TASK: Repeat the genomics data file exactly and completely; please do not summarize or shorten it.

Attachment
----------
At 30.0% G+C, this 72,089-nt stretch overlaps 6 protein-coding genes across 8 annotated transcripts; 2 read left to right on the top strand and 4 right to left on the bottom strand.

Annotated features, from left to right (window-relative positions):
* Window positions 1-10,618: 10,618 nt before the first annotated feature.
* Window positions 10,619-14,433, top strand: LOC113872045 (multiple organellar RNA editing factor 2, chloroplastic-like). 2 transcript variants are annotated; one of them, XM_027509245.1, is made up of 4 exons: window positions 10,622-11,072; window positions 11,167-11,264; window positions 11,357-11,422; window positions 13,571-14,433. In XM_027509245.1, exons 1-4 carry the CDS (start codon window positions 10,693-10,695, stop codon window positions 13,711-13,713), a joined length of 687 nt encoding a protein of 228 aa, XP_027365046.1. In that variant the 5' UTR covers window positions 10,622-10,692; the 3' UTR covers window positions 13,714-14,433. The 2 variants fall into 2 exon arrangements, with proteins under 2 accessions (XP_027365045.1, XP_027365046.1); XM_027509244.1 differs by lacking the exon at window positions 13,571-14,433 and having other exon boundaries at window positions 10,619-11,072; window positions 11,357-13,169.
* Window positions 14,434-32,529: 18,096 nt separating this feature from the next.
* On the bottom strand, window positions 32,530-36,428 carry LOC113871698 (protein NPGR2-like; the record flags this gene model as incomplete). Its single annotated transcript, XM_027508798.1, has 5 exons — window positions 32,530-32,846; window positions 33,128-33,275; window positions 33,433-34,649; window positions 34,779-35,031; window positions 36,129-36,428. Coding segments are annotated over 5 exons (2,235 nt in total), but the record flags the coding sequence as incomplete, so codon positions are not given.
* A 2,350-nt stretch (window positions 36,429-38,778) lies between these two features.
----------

At 30.0% G+C, this 72,089-nt stretch overlaps 6 protein-coding genes across 8 annotated transcripts; 2 read left to right on the top strand and 4 right to left on the bottom strand.

Annotated features, from left to right (window-relative positions):
* Window positions 1-10,618: 10,618 nt before the first annotated feature.
* Window positions 10,619-14,433, top strand: LOC113872045 (multiple organellar RNA editing factor 2, chloroplastic-like). 2 transcript variants are annotated; one of them, XM_027509245.1, is made up of 4 exons: window positions 10,622-11,072; window positions 11,167-11,264; window positions 11,357-11,422; window positions 13,571-14,433. In XM_027509245.1, exons 1-4 carry the CDS (start codon window positions 10,693-10,695, stop codon window positions 13,711-13,713), a joined length of 687 nt encoding a protein of 228 aa, XP_027365046.1. In that variant the 5' UTR covers window positions 10,622-10,692; the 3' UTR covers window positions 13,714-14,433. The 2 variants fall into 2 exon arrangements, with proteins under 2 accessions (XP_027365045.1, XP_027365046.1); XM_027509244.1 differs by lacking the exon at window positions 13,571-14,433 and having other exon boundaries at window positions 10,619-11,072; window positions 11,357-13,169.
* Window positions 14,434-32,529: 18,096 nt separating this feature from the next.
* On the bottom strand, window positions 32,530-36,428 carry LOC113871698 (protein NPGR2-like; the record flags this gene model as incomplete). Its single annotated transcript, XM_027508798.1, has 5 exons — window positions 32,530-32,846; window positions 33,128-33,275; window positions 33,433-34,649; window positions 34,779-35,031; window positions 36,129-36,428. Coding segments are annotated over 5 exons (2,235 nt in total), but the record flags the coding sequence as incomplete, so codon positions are not given.
* A 2,350-nt stretch (window positions 36,429-38,778) lies between these two features.